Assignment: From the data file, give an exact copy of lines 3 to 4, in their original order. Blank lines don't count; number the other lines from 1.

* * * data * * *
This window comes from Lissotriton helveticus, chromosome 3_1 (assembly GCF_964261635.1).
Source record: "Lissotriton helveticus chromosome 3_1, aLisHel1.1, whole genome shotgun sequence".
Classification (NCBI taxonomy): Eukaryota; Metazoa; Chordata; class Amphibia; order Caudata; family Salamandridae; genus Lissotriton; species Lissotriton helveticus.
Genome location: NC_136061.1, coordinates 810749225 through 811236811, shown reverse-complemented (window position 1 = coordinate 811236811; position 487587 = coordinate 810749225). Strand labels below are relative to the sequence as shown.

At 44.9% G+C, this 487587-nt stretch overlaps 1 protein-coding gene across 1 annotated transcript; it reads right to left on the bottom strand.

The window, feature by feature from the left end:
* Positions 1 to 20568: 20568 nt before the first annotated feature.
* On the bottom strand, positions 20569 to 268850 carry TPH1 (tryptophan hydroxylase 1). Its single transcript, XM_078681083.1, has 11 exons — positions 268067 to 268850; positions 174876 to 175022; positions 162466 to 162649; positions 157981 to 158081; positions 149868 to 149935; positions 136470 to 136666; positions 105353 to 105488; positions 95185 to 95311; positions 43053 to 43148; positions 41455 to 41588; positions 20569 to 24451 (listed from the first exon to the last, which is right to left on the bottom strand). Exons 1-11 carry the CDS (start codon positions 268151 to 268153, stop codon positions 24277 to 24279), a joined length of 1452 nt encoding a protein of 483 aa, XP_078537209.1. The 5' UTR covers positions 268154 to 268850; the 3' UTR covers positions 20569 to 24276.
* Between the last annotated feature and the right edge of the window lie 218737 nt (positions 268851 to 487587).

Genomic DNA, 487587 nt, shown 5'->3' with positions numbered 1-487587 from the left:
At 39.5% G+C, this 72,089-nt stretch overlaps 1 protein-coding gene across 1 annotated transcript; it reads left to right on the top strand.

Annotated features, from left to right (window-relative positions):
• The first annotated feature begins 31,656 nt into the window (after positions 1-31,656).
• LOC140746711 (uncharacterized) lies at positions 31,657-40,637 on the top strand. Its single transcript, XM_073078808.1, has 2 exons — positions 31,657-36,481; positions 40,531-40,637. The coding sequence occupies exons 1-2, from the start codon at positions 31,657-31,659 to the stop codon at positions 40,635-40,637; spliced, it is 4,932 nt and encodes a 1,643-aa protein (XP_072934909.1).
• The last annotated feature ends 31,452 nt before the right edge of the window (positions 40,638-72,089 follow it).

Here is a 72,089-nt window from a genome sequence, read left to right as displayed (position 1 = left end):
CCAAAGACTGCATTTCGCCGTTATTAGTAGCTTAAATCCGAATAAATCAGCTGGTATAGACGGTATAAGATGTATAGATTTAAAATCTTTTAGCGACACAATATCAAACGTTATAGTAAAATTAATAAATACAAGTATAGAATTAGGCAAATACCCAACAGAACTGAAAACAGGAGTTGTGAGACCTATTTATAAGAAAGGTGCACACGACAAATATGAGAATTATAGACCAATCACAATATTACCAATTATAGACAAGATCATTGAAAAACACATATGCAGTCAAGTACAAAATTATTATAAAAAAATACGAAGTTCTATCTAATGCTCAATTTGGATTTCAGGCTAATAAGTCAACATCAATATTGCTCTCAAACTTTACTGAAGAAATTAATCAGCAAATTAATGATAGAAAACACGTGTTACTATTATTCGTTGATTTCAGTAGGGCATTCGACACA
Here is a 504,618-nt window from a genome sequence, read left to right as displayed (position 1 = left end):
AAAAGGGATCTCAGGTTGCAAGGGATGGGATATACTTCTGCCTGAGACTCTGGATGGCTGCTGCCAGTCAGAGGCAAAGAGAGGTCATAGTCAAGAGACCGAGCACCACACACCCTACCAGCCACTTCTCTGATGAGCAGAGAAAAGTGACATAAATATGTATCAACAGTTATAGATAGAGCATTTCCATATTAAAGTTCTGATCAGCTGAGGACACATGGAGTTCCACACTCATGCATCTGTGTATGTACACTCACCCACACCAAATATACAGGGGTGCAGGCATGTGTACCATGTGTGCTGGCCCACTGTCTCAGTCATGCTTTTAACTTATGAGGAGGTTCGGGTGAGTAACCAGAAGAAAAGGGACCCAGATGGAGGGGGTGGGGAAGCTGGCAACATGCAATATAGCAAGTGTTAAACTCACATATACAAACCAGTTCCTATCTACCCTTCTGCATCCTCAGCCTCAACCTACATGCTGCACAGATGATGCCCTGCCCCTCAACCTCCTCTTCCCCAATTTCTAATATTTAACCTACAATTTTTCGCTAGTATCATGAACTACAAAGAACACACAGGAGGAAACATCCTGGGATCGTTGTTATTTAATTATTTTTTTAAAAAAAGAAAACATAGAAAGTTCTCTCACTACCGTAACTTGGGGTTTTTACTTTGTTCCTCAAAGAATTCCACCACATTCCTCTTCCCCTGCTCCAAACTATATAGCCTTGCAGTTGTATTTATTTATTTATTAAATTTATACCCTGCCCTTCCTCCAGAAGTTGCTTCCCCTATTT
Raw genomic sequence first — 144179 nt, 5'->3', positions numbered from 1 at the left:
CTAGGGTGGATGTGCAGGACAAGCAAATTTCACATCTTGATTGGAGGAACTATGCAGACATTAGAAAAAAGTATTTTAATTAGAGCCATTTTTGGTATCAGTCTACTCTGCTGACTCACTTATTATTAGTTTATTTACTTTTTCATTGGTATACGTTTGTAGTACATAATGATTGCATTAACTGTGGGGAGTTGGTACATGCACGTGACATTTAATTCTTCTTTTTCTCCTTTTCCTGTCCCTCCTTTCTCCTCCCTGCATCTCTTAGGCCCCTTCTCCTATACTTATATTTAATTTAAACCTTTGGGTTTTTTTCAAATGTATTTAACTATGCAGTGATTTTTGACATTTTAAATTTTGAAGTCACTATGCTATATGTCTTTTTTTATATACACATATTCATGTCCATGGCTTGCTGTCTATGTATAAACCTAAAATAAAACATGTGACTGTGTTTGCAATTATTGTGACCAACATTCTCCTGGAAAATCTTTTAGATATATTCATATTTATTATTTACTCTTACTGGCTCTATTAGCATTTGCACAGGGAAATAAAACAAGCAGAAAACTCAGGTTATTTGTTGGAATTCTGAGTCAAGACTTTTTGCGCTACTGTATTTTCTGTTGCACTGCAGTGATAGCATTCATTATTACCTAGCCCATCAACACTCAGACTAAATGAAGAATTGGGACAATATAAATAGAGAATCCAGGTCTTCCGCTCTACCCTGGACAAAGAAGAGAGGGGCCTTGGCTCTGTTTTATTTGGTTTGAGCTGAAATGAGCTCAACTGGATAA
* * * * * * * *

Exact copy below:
Classification (NCBI taxonomy): Eukaryota; Metazoa; Chordata; class Amphibia; order Caudata; family Salamandridae; genus Lissotriton; species Lissotriton helveticus.
Genome location: NC_136061.1, coordinates 810749225 through 811236811, shown reverse-complemented (window position 1 = coordinate 811236811; position 487587 = coordinate 810749225). Strand labels below are relative to the sequence as shown.